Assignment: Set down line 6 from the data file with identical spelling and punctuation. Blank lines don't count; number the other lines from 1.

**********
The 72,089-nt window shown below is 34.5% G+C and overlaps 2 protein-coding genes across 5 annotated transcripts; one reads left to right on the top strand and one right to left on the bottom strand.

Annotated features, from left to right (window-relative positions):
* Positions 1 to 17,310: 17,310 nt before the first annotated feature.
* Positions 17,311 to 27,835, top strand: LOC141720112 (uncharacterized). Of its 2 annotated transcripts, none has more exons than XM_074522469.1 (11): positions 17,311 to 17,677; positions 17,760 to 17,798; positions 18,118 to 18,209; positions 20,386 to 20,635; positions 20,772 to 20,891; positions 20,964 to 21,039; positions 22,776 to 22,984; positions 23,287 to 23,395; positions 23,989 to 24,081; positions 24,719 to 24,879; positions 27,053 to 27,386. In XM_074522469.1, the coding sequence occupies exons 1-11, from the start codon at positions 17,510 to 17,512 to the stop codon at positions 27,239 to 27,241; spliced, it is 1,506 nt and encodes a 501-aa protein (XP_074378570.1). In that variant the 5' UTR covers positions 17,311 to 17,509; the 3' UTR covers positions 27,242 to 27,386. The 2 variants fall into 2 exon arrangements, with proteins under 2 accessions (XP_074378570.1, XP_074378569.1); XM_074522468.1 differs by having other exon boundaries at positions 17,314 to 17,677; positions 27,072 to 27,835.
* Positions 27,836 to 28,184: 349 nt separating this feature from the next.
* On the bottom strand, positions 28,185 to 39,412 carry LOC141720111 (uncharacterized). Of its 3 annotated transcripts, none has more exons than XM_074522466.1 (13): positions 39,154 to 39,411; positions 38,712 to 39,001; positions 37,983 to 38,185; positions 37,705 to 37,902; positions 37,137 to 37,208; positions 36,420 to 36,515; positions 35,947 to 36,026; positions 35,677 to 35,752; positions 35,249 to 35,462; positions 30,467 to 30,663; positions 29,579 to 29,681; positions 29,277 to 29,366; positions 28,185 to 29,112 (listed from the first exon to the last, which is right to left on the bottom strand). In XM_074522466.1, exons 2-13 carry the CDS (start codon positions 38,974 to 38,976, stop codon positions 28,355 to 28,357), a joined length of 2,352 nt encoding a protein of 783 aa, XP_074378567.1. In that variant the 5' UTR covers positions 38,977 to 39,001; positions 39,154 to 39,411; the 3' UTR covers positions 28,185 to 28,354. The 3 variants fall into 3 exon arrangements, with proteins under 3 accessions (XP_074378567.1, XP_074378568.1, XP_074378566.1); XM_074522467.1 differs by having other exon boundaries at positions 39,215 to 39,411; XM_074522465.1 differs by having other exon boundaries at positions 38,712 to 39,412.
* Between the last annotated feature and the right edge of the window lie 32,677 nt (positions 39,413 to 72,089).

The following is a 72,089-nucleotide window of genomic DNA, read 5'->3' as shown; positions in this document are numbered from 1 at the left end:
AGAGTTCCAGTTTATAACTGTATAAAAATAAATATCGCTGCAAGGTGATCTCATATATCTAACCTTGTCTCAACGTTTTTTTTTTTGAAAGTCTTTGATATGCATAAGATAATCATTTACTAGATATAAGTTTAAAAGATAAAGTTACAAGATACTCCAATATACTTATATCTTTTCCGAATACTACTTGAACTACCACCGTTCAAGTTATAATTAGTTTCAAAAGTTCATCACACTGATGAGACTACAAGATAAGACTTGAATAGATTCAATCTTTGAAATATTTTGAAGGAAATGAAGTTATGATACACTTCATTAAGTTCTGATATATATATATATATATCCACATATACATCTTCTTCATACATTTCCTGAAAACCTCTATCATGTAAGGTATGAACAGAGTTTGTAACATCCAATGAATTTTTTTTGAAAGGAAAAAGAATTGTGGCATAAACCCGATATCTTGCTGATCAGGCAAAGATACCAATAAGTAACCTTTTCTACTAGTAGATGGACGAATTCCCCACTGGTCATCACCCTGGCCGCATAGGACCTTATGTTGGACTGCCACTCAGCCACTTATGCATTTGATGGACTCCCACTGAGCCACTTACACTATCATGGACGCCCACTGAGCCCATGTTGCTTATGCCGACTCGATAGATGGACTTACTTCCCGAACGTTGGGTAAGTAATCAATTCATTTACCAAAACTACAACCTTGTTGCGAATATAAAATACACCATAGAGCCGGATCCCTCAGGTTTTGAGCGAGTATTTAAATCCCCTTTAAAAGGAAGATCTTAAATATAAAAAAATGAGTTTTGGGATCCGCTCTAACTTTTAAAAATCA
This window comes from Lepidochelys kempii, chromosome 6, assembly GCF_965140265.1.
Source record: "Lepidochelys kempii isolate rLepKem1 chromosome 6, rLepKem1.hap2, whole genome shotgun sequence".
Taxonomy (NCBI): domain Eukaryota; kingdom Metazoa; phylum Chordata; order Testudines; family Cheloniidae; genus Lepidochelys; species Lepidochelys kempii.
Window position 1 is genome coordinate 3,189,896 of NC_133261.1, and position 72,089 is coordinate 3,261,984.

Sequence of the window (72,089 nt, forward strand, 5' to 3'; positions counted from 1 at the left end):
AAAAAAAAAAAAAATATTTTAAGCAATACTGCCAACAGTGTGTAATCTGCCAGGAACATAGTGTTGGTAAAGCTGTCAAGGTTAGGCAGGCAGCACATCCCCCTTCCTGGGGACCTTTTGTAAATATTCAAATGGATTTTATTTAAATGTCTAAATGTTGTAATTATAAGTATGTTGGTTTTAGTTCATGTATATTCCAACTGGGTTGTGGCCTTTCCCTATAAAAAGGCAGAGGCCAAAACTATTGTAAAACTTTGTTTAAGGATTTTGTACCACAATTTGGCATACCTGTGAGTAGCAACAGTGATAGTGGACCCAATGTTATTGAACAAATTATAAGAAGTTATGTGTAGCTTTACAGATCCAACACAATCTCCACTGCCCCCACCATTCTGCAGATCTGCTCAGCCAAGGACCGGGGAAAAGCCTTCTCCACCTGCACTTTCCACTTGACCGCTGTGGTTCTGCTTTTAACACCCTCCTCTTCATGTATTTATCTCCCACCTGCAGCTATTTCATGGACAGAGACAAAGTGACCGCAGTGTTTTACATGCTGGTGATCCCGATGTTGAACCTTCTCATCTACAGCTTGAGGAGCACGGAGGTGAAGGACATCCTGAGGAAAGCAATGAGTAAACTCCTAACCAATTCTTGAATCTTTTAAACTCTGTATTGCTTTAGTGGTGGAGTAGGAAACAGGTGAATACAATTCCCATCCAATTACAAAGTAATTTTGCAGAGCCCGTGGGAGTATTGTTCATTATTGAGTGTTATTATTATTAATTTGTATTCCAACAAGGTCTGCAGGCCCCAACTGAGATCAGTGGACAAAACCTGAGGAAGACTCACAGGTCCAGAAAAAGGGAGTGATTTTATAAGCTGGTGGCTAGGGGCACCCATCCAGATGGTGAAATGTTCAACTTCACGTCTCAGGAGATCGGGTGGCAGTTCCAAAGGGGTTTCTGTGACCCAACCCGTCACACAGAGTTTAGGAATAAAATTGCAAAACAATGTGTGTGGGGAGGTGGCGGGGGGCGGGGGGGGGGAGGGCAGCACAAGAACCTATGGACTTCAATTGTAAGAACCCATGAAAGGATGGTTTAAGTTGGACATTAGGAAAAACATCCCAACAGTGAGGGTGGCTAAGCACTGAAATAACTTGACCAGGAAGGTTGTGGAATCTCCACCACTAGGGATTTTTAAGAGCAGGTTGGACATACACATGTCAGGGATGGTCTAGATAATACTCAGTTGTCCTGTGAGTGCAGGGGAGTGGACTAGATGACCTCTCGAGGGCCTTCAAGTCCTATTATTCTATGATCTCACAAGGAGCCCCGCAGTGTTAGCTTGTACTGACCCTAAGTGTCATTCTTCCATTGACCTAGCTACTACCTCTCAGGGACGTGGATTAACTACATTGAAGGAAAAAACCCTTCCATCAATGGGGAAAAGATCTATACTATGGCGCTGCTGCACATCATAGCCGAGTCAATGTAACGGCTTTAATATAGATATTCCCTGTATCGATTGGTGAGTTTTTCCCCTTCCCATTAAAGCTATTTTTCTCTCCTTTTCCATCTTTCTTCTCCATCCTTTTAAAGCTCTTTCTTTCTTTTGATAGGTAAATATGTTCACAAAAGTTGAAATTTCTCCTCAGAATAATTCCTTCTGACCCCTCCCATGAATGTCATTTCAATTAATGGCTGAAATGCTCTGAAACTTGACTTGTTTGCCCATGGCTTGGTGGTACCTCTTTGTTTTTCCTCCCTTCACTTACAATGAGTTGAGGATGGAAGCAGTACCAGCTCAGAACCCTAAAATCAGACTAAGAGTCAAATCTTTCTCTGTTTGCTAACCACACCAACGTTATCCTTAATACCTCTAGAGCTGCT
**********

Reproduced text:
* On the bottom strand, positions 28,185 to 39,412 carry LOC141720111 (uncharacterized). Of its 3 annotated transcripts, none has more exons than XM_074522466.1 (13): positions 39,154 to 39,411; positions 38,712 to 39,001; positions 37,983 to 38,185; positions 37,705 to 37,902; positions 37,137 to 37,208; positions 36,420 to 36,515; positions 35,947 to 36,026; positions 35,677 to 35,752; positions 35,249 to 35,462; positions 30,467 to 30,663; positions 29,579 to 29,681; positions 29,277 to 29,366; positions 28,185 to 29,112 (listed from the first exon to the last, which is right to left on the bottom strand). In XM_074522466.1, exons 2-13 carry the CDS (start codon positions 38,974 to 38,976, stop codon positions 28,355 to 28,357), a joined length of 2,352 nt encoding a protein of 783 aa, XP_074378567.1. In that variant the 5' UTR covers positions 38,977 to 39,001; positions 39,154 to 39,411; the 3' UTR covers positions 28,185 to 28,354. The 3 variants fall into 3 exon arrangements, with proteins under 3 accessions (XP_074378567.1, XP_074378568.1, XP_074378566.1); XM_074522467.1 differs by having other exon boundaries at positions 39,215 to 39,411; XM_074522465.1 differs by having other exon boundaries at positions 38,712 to 39,412.